Or maybe not. Perhaps it’s still possible to commit money in advance to TV shows (whether actually on TV, or online) without exactly knowing when or how (or even if) they will air.
When the upfront presentations finally conclude on Thursday of next week (May 14), they will have been going on for 13 weeks, starting with Nickelodeon way back in the dead of winter (on Feb. 25). They have taken many forms, ranging from big multimedia presentations staged in cavernous auditoriums before audiences of hundreds to much-smaller presentations staged in intimate hotel party spaces or restaurants for small groups -- sometimes only journalists and sometimes not.
Discovery Networks, for example, opted not to stage its customary multi-network extravaganza at the Jazz At Lincoln Center auditorium on Columbus Circle. Instead, the company showed its presentation to journalists at a buffet breakfast. The company then took its presentation on the road to show it privately to ad execs in major cities.
Last week, the presentation schedule was heavy with events put on by so-called new-media companies -- Yahoo, Google/YouTube, BuzzFeed, Hulu, Conde Nast Entertainment, AOL and others. With the exception of Hulu, this group calls their presentations “NewFronts.” A couple of TV companies held upfront presentations -- most notably A&E Networks, which owns A&E, History Channel and the various Lifetime channels.
This week, there is a lull of sorts, at least where presentations by big, marquee-name companies are concerned. This week, the schedule lists events from the likes of TheStreet.com, Endemol Beyond and DailyMail.com.
They’re the kinds of companies traditionalists don’t expect to hear from during upfront (or “NewFront”) season, but there they are. Even NPR -- yes, National Public Radio -- had an upfront event last week. It was held in a Greenwich Village restaurant to promote its podcasts.
This “NewFront” term has been evidently coined to differentiate these online content companies from traditional television, although when you get right down to it, they all sell a somewhat similar package -- or at the very least, they all sound similar.
At presentations large and small, new “content” opportunities -- be they regular TV shows (like Yahoo and A&E) or short-form features (such as the ones seen on BuzzFeed) -- are offered across multiple platforms, providing interested advertisers with access to potential customers across multiple devices, multiple screens, or whatever a company wishes to call them.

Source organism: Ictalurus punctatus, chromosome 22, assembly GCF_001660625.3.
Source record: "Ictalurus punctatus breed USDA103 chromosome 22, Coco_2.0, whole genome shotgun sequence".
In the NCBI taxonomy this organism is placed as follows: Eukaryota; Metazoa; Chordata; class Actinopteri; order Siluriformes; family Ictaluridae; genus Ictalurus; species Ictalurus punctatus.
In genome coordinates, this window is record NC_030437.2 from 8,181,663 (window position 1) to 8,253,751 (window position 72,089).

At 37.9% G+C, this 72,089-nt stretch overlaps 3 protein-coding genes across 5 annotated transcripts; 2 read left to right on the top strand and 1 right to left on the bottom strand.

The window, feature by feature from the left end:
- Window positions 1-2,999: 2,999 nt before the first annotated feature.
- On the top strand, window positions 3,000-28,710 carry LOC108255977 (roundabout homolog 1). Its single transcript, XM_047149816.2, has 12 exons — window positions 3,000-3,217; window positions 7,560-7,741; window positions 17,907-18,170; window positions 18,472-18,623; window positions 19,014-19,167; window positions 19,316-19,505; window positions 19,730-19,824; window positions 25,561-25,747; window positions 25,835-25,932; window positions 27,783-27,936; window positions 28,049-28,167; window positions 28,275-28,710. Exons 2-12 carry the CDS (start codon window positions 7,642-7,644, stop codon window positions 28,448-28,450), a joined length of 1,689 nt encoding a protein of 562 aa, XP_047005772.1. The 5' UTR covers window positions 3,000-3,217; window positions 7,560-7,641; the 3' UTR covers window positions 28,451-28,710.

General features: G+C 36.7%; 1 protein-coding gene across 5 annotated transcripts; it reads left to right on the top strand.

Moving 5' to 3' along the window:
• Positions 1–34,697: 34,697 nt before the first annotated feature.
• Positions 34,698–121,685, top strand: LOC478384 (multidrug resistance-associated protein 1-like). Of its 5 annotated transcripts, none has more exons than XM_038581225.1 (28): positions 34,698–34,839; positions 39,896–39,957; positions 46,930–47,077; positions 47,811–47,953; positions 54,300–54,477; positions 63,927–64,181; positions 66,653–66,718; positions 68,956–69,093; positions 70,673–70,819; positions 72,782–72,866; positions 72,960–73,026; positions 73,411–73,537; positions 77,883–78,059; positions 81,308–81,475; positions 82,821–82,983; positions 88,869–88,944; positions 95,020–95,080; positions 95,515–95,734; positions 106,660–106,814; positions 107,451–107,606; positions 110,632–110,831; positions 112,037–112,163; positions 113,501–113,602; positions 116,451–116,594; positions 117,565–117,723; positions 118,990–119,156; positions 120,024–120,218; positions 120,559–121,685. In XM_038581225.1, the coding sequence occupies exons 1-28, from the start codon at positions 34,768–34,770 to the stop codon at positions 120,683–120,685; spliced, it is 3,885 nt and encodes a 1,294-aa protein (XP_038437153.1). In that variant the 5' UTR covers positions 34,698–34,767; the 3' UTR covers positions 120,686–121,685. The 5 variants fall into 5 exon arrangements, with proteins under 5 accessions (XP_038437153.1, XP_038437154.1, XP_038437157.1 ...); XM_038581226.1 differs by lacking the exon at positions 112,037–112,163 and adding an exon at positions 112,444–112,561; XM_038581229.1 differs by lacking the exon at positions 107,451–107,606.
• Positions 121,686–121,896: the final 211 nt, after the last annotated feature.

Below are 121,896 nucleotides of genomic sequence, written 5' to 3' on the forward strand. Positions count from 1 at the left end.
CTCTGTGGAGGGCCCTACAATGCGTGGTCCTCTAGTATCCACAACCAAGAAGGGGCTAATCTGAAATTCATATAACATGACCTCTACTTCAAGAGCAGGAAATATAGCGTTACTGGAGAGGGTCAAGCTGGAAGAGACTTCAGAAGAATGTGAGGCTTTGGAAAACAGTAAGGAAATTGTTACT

In this regard, the online companies and the TV companies are in the same business, since they’re all multiplatform media companies now. For example, A&E stressed tentpole “event” productions such as its upcoming miniseries “War and Peace” and “Roots” (a remake of the original blockbuster). But it also announced a handful of digital-only series.
Yahoo announced shows right out of the traditional TV playbook: A talent competition show from Simon Cowell (this one focuses on techno-music DJs) and a sitcom positioned blatantly as a copy of “Friends.”
Next week, the “traditional” upfront week finally arrives -- the annual showcase for the four-and-a-half broadcast networks (CBS, ABC, NBC, Fox and CW) to announce their fall lineups. This is what the term “upfront” was coined for originally -- the idea of selling a season’s worth of programming on broadcast TV a few months before the shows begin -- “upfront,” as it were.
Of course, upfront week does not belong exclusively to the broadcast networks anymore. A number of cable channels and Spanish-language networks are also due to hold upfront presentations next week -- all of the Turner networks, for example, plus the NBC cable networks, along with ESPN, ESPN Deportes, Univision, Telemundo and Azteca America.
All of these companies will talk in terms of multiplatform opportunities too, but here’s where the traditional networks would seem to diverge from everyone else. The broadcast networks can claim to know exactly when the shows they announce will premiere, and the day and hour in which they will air.
And while this attribute probably strikes some – particularly those in the newer media -- as rigid and inflexible (i.e., old-fashioned), it is, in fact, a strength of network television, particularly where decisions on the allocation of millions of dollars is concerned.